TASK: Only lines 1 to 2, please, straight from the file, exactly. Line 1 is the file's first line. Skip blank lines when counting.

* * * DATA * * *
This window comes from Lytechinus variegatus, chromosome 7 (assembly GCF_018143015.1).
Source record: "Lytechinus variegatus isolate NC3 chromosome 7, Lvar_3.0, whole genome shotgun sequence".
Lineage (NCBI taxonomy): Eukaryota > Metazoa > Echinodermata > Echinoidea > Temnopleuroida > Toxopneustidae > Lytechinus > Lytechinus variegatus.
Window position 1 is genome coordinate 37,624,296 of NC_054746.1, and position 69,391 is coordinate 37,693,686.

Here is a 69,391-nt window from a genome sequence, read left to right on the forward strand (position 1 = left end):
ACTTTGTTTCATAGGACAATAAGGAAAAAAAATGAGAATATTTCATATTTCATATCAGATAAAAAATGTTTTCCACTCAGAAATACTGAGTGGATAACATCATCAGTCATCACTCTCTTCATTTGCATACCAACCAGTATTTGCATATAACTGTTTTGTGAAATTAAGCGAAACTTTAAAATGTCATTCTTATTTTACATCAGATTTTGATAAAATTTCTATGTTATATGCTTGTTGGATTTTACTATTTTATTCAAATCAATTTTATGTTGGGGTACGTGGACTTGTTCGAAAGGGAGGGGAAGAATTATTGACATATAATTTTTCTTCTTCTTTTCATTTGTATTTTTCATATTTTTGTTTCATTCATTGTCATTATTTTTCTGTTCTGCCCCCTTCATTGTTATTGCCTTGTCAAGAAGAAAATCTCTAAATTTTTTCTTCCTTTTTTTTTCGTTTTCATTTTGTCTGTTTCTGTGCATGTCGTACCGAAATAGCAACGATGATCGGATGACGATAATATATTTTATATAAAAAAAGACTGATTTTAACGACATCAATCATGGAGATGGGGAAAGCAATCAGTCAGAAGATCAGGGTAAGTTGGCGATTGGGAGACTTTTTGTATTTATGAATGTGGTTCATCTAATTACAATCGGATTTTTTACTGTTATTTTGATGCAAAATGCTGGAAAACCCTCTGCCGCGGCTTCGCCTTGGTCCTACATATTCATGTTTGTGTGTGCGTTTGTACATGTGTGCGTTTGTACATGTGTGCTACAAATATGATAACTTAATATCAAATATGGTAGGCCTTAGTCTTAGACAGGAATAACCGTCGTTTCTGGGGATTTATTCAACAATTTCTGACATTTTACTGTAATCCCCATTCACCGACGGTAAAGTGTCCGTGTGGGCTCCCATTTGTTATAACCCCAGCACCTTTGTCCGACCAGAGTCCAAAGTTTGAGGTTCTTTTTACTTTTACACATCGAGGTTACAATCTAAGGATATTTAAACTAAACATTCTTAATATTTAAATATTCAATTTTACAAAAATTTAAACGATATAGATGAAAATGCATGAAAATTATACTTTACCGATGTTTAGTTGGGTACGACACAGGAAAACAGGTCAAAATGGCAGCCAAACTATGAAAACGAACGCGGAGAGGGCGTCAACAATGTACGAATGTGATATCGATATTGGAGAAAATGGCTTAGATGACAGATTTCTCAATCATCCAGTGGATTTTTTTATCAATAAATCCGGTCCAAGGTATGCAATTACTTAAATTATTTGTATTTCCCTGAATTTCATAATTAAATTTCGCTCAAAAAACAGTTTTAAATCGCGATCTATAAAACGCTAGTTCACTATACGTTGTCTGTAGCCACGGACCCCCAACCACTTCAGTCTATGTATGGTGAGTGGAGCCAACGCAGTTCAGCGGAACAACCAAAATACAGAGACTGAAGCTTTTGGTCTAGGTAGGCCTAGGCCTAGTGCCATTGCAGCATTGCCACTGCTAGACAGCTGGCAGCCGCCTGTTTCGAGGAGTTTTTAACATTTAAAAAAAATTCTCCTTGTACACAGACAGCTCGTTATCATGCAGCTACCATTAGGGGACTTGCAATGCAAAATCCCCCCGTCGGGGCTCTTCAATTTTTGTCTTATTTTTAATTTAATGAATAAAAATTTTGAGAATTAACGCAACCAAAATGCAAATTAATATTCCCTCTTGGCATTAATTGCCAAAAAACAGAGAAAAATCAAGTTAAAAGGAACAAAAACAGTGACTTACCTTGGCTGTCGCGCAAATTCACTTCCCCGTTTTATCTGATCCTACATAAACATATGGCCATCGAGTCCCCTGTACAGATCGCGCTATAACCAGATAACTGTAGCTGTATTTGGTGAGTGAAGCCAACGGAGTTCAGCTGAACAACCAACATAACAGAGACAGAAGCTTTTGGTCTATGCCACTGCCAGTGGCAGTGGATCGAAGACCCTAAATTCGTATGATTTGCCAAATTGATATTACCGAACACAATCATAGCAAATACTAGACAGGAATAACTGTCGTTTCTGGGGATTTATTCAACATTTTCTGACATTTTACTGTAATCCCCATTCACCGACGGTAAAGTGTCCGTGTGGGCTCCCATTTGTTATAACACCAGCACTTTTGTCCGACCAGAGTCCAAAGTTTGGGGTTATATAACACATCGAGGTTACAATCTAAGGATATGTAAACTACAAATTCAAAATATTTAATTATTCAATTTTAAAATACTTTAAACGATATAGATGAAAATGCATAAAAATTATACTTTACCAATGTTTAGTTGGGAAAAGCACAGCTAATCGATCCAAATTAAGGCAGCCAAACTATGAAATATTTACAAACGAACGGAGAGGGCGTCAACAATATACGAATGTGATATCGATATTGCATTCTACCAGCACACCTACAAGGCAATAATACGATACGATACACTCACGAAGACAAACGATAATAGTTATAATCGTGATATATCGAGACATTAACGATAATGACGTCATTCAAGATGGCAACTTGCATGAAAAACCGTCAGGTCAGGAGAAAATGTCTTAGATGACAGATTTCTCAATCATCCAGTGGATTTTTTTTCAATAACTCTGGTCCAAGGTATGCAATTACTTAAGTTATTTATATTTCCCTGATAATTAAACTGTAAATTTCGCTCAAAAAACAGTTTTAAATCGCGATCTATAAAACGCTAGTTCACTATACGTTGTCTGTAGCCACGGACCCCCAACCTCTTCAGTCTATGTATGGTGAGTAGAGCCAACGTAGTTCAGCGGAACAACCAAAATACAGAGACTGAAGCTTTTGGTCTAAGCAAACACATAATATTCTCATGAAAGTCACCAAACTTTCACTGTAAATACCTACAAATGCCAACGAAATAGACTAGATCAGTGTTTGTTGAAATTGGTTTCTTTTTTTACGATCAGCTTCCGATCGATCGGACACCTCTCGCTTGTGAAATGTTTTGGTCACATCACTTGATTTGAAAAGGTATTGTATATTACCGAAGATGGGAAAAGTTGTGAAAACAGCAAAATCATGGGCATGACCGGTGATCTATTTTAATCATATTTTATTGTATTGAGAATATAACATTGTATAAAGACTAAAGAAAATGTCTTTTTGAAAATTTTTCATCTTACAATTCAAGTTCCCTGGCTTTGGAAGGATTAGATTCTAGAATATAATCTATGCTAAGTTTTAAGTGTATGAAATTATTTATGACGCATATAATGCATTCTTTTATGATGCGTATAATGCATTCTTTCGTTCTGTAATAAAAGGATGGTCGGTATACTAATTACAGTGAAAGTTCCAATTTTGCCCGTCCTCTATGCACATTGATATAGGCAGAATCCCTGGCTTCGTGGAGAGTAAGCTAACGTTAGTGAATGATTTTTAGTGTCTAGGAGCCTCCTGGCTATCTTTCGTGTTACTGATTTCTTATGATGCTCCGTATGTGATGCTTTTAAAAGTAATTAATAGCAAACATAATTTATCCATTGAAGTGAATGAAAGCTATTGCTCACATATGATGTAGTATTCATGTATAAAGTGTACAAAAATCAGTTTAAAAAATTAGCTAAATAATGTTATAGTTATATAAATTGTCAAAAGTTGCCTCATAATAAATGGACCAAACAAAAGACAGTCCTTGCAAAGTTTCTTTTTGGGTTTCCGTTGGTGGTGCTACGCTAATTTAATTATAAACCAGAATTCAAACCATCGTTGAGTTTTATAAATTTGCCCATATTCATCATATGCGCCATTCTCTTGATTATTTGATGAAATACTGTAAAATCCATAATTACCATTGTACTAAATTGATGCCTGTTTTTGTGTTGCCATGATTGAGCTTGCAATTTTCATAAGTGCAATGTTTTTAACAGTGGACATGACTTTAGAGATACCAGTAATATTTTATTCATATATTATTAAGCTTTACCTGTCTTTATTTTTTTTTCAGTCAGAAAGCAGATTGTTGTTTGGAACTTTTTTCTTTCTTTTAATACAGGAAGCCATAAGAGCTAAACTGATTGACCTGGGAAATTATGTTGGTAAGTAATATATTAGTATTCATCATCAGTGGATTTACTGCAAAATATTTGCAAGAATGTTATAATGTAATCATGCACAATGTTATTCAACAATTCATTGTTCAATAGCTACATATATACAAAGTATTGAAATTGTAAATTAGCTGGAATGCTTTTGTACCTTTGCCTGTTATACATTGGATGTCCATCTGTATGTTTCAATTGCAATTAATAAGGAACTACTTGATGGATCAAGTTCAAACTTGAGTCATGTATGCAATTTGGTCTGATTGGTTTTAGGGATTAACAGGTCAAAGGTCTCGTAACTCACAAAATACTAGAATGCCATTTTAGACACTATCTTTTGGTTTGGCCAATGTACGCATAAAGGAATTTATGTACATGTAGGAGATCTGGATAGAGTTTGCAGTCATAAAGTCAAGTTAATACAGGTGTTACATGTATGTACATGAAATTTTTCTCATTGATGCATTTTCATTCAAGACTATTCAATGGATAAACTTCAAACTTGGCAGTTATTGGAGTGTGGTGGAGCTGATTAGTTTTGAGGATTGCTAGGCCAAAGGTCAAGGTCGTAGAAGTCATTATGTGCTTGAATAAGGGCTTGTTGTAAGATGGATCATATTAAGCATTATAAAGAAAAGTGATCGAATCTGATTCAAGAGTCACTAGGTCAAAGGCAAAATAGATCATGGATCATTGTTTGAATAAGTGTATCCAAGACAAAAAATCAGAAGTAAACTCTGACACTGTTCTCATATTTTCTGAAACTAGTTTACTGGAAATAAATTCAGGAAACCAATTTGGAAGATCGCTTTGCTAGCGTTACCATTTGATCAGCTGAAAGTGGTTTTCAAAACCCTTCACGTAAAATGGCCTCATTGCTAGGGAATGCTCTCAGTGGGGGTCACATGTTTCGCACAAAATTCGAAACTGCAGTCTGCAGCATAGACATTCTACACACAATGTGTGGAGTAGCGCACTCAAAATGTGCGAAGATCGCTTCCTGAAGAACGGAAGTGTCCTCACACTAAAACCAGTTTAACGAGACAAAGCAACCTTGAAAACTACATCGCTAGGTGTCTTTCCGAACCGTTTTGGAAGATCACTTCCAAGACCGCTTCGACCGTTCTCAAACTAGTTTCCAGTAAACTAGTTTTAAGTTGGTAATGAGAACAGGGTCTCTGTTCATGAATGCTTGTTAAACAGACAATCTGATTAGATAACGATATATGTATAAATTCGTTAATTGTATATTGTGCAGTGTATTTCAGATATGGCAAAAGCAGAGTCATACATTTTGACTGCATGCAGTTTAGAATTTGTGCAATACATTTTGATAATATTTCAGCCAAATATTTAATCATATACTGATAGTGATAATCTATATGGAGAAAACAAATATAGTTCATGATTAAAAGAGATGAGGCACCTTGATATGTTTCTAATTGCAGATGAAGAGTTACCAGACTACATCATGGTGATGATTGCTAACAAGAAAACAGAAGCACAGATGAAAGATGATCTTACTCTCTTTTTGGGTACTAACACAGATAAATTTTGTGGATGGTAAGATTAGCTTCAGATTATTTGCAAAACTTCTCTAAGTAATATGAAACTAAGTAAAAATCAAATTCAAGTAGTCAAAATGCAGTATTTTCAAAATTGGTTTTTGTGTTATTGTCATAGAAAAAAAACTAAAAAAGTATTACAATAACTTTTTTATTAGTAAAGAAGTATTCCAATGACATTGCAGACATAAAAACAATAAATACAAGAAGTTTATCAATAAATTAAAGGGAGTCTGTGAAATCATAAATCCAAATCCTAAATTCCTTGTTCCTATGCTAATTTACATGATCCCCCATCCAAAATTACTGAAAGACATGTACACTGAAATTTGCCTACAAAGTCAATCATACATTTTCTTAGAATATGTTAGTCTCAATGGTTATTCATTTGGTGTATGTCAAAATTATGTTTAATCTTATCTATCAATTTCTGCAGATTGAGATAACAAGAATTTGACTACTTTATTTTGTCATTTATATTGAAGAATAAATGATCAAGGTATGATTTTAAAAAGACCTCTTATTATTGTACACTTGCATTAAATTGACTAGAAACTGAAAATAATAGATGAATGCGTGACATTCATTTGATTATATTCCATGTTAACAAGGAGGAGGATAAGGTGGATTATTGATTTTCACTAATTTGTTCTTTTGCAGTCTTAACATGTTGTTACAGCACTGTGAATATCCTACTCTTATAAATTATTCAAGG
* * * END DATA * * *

This window comes from Lytechinus variegatus, chromosome 7 (assembly GCF_018143015.1).
Source record: "Lytechinus variegatus isolate NC3 chromosome 7, Lvar_3.0, whole genome shotgun sequence".